Brown, at this point, fits that bill. There doesn't appear to be any room left on the team for him.
If he has one saving grace, it's that there is no heir apparent to his roster spot. With Kevin Smith pretty much out of the Lions' plans, there isn't anyone blatantly obvious to fill a fourth running back slot on the team.
That said, there are plenty of tough-running UDFAs ready to have a shot at the spot. And unlike Brown, they might actually consider taking a look at the playbook once in a while.
Under 2010 rules, Drew Stanton would have been a restricted free agent.
But it turns out we're going with 2011 rules, which will place Stanton in the unrestricted free-agent pool.
Now, there is mutual interest in bringing Stanton back to Detroit for now. And Stanton certainly doesn't show any signs of dominating, so he's not likely to get an offer he can't refuse from another team.
Still, Stanton seems more interested in hanging around with the Lions than in legitimately advancing his career. And I guess there's a comfort to be had in that. After all, Stanton has played his home games in the state of Michigan since high school.
Whatever the reasons, the Lions will welcome Stanton back, where he may well be the most talented No. 3 quarterback in the NFL.
That is, unless somebody manages to talk him into taking more money and enhanced roster status before he re-signs.
By now, you all know the dilemma Zack Follett faces.
He's on the bubble, but if that bubble bursts, he'll be the one holding the needle. While the Lions certainly want their wild-eyed enforcer back out on the field (be it on special teams or defense), he has to decide whether or not it's worth it.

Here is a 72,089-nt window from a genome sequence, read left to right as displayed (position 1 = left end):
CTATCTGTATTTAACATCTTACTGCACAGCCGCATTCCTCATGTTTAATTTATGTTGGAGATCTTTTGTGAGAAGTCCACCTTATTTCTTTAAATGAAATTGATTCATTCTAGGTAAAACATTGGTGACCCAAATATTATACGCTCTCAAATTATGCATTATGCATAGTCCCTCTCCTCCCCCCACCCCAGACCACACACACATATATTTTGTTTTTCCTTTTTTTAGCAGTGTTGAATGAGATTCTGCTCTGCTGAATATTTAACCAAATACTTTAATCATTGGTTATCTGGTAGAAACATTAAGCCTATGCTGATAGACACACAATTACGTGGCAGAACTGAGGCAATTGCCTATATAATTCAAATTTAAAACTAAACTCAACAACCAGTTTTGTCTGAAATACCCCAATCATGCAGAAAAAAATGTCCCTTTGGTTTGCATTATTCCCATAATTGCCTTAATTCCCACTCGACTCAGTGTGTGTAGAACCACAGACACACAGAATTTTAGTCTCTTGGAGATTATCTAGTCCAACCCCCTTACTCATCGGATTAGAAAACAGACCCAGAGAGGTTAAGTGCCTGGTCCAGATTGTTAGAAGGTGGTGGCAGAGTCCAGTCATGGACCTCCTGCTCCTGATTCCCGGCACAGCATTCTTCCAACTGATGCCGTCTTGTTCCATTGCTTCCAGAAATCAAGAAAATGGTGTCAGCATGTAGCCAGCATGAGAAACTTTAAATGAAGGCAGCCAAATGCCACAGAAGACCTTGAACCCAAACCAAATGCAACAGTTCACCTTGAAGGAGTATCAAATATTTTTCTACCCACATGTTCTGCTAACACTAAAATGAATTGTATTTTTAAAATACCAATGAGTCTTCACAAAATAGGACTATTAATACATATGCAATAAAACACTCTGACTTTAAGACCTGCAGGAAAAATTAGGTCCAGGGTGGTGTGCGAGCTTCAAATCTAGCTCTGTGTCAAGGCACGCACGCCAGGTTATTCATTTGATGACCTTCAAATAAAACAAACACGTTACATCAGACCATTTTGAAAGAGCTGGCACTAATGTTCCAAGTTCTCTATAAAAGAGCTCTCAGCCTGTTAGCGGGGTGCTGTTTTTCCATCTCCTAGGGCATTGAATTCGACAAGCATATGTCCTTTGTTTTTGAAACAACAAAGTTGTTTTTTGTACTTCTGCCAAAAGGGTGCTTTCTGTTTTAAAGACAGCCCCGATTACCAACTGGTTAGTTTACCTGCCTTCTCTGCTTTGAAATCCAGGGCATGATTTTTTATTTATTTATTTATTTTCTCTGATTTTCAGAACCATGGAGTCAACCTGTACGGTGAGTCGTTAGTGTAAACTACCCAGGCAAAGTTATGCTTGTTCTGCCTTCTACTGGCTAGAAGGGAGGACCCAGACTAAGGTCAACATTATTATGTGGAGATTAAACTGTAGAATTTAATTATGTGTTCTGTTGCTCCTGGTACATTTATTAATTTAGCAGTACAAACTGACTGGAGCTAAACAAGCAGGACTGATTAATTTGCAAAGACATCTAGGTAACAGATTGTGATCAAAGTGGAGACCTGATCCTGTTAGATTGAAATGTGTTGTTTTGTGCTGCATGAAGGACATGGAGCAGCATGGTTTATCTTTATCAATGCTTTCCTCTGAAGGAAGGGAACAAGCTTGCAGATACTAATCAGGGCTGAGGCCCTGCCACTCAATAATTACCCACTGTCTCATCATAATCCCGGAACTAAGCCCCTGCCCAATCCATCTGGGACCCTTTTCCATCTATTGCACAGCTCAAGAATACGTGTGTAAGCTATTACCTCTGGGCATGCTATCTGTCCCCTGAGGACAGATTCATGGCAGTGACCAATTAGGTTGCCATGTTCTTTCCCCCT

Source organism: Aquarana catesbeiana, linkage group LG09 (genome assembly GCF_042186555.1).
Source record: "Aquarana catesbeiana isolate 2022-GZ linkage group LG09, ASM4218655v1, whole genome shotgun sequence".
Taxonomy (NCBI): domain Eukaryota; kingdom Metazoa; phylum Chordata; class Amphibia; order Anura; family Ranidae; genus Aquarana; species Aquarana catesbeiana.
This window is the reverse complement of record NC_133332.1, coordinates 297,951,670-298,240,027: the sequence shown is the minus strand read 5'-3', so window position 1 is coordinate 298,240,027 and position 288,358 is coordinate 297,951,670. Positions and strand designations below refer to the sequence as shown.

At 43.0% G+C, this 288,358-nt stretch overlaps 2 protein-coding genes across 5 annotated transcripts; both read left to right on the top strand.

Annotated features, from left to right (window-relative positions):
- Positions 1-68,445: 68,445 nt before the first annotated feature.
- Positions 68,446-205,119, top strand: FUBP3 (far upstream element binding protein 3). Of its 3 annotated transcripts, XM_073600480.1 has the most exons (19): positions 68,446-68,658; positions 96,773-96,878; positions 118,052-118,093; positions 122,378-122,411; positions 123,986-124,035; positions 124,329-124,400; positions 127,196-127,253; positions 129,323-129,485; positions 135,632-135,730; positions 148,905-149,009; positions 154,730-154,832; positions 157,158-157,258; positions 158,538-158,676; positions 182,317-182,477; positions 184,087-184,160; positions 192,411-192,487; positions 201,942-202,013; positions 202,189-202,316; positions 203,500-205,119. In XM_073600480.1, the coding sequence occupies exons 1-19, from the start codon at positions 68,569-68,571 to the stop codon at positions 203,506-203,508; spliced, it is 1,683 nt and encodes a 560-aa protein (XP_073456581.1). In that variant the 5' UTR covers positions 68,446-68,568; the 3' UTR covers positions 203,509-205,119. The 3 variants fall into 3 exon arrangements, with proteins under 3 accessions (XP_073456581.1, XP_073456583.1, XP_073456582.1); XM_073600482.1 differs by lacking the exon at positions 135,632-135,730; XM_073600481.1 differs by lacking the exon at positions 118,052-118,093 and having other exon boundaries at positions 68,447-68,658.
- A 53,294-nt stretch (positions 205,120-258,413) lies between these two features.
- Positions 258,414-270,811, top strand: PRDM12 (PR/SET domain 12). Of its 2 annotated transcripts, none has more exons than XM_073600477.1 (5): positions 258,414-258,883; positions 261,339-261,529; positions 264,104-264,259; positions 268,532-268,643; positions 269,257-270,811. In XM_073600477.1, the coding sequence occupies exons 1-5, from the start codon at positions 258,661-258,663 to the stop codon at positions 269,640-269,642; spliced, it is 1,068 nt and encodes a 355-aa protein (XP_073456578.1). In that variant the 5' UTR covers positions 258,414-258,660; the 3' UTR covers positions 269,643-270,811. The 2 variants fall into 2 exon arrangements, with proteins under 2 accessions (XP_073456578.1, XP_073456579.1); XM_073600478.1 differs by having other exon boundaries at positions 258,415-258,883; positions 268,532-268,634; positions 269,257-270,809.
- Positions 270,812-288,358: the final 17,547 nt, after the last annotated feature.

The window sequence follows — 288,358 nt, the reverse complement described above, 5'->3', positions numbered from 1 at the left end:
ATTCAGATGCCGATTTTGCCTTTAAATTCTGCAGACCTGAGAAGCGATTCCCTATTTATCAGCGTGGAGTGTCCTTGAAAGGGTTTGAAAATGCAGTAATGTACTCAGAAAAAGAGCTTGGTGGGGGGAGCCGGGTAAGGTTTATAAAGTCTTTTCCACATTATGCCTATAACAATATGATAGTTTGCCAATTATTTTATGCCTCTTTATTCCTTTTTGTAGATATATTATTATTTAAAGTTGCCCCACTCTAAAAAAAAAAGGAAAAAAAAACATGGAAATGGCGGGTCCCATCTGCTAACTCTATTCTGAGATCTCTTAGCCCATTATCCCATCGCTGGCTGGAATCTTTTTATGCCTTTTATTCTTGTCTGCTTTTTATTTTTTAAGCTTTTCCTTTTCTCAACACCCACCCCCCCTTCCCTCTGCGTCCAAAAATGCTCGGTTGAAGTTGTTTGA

If he takes another shot like the one that put him in the state pictured here, he may never walk again. And even if he doesn't take another shot like that, is that knowledge going to affect his play?
Follett made a name for himself in Detroit by playing with reckless abandon. That's exactly the kind of thing that has put his spine in this condition.
It's sad to think about, but Follett shouldn't play the way he did before, for his own good. But he simply isn't talented enough to get by without that high-octane style he plays with.
See where I'm going with this?
There's a good chance Follett comes back and plays scared. He's even concerned about taking hits in practice. I must point out, this is perfectly understandable. We're talking about the possibility of paralysis.
Even if you were making $1 million a year at your job, would you keep it if you found out there was suddenly a highly elevated chance that you spend the rest of your life in a wheelchair because of work?
Don't answer right away. It's not a simple question to deal with.
But Follett has to deal with that question right now, and every day of his life until he retires.
The only question is when that will be.